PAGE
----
The last and greatest of all human dreams

· Logos/Ethos

 December, 2020

The election has left very few of us in a state we can call deeply satisfying. Seventy-four million Americans saw their preferred candidate defeated, with 50 million of them believing it was done illegally; and nearly 80 million got to say they won behind a candidate whose most appealing virtue seems to be that he’s not the other guy. I have detected no sense of true optimism or hope that happy days are here again. I’ll bet you haven’t either.

Whenever I sense America going off the rails, when I see gaping holes in our national character and begin to lose faith in our goodness and capacity for great deeds, I find myself turning to one book, F. Scott Fitzgerald’s “The Great Gatsby”. In its final page, Fitzgerald composed the most beautiful paragraph I have ever read in tribute to this country. I would like to share it with you. But first some context.

In Fitzgerald’s imagination, Jay Gatsby is the personification of our national myth – our faith in possibility, in imagination, in America as a new Eden. Narrator Nick Carraway says “there was something gorgeous about him, some heightened sensitivity to the promises of life… it was an extraordinary gift for hope, a romantic readiness such as I have never found in any other person and which it is not likely I shall ever find again.” Gatsby is a national symbol – a single man, but writ large against the American sky.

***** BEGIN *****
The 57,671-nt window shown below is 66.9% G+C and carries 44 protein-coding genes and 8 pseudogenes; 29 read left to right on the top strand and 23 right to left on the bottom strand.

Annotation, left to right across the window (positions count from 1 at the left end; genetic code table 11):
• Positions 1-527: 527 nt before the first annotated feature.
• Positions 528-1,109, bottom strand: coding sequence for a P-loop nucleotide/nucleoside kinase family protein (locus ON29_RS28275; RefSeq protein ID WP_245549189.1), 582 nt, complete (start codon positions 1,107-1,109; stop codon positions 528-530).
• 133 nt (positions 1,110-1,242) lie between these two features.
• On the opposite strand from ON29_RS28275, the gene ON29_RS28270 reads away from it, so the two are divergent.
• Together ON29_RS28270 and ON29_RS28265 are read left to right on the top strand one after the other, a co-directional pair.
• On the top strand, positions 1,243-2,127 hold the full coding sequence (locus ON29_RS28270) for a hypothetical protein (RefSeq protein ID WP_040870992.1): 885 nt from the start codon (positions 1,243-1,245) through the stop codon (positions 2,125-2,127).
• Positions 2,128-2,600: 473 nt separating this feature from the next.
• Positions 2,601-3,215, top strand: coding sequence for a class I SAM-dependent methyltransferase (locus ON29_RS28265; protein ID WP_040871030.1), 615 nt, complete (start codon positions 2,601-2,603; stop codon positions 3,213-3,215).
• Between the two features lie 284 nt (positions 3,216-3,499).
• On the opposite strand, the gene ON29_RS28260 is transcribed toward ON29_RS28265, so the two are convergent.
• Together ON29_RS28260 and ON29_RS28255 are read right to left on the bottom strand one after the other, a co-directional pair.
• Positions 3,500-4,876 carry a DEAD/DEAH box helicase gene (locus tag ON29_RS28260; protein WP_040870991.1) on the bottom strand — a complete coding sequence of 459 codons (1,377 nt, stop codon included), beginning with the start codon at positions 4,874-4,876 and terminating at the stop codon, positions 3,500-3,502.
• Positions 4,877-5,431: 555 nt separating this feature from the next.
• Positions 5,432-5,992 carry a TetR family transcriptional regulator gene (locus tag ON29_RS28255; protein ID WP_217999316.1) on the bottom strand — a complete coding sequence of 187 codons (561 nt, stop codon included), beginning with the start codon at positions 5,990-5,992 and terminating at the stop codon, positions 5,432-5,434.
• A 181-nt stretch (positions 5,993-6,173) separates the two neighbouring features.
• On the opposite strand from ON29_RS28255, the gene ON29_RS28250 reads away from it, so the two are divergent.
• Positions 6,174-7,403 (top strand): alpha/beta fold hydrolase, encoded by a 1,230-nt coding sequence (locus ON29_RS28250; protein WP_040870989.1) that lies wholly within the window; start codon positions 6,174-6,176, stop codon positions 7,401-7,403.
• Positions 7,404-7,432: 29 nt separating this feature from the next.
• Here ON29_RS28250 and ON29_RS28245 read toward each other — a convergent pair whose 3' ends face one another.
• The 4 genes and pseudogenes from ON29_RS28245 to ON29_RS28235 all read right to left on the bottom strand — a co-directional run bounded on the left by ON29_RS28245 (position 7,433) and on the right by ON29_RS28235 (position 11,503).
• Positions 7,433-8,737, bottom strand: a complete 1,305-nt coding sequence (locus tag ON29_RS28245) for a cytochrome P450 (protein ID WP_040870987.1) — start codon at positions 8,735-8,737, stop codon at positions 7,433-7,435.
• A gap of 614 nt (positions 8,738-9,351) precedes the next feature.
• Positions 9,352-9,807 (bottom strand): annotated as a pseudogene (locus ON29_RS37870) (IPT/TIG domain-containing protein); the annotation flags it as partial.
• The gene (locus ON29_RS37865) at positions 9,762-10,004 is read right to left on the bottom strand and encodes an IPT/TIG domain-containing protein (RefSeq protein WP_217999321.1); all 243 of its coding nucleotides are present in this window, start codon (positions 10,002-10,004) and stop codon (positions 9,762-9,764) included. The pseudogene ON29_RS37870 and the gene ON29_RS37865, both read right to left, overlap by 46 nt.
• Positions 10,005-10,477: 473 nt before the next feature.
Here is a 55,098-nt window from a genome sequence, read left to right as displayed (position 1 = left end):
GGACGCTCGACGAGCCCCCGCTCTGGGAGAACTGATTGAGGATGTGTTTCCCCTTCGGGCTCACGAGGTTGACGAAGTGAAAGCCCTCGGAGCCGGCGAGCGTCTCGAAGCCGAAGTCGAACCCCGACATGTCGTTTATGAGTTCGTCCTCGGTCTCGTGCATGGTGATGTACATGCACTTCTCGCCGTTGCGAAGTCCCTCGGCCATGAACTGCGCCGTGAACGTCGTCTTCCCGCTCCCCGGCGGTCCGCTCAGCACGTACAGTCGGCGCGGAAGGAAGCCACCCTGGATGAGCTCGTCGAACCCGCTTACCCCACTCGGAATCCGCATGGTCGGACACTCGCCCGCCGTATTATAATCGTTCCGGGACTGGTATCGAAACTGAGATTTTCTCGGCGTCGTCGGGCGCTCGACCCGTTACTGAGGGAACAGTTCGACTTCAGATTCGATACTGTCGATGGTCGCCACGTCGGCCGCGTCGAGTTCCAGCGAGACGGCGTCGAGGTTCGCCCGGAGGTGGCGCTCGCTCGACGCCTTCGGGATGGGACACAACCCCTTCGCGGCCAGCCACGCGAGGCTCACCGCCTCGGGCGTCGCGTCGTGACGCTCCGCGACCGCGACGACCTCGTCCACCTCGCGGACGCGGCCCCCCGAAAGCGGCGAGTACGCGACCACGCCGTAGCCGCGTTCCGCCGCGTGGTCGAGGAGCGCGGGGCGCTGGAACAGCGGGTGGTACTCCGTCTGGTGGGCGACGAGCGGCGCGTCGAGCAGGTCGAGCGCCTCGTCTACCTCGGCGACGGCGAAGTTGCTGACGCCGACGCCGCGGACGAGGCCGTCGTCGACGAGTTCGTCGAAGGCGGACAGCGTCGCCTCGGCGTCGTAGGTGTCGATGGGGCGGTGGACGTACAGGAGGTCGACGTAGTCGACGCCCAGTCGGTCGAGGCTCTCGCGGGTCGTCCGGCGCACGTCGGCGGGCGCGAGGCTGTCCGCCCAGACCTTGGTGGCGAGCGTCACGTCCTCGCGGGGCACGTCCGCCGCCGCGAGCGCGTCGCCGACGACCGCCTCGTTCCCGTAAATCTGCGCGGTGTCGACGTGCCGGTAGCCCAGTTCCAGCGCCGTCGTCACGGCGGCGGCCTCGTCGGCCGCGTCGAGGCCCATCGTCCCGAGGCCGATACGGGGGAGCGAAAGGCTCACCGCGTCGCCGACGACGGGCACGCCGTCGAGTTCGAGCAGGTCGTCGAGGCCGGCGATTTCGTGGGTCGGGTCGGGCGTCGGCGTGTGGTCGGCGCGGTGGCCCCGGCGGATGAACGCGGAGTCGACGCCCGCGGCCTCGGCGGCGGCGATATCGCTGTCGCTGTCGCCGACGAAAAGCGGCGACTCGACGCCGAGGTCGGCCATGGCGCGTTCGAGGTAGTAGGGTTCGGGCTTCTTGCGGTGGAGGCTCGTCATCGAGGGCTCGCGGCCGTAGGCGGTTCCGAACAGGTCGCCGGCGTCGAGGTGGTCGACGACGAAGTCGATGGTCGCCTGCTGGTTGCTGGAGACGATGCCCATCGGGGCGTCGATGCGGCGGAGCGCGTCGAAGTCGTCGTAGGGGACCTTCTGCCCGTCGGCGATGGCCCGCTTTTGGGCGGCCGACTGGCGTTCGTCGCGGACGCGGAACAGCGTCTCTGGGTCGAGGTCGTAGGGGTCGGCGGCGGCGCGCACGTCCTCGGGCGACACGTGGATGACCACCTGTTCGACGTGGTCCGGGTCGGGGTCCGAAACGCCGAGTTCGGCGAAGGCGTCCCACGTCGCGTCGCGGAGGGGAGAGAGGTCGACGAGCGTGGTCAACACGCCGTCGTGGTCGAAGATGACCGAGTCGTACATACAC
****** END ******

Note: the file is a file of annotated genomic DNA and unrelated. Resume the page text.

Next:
And like America, Gatsby is flawed. He is not immoral, but he lacks moral judgment. He mistakes the superficial for the substantial, the material for the transcendent, perception for reality. Fitzgerald writes, “He was a son of God … and he must be about His Father’s Business, the service of a vast, vulgar, and meretricious beauty.” Meretricious is perfectly apt. America’s fascination with the ostentatious, the garish, began in the Gilded Age, flourished in Fitzgerald’s Jazz Age, and survives wherever the nouveau riche congregate to congratulate themselves on their importance.

Gatsby’s holy grail takes the form of the beautiful but vacuous Daisy, the “Golden Girl” who had once rejected him, a poor soldier with limited prospects, for Tom Buchanan, a Yale-bred Neanderthal of immense wealth. Undeterred, Gatsby built a financial empire as well as a mansion styled after “some Hotel de Ville in Normandy” across the bay from Daisy so that he could win her back with his success. Tragically, he can ultimately get no further than staring at the green light at the end of her dock. The quest for his misbegotten dream costs him his life, but it is his capacity for hope that we ought to admire.

I return to “The Great Gatsby” for Fitzgerald’s understanding of American mythology and character, a mythology rooted in possibility, and for the extraordinary beauty of his prose, both are never more evident than on the final page. Gatsby has been buried, a funeral which only two people attend. Nick stands alone on Gatsby’s lawn and stares out at Long Island Sound.

“As the moon rose higher the inessential houses began to melt away until gradually I became aware of the old island here that flowered once for Dutch sailors’ eyes – a fresh, green breast of the new world. Its vanished trees, the trees that had made way for Gatsby’s house, had once pandered in whispers to the last and greatest of all human dreams; for a transitory enchanted moment man must have held his breath in the presence of this continent, compelled into an aesthetic contemplation he neither understood nor desired, face to face for the last time in history with something commensurate to his capacity for wonder.”

The last and greatest of all human dreams. That’s how I want to think of America.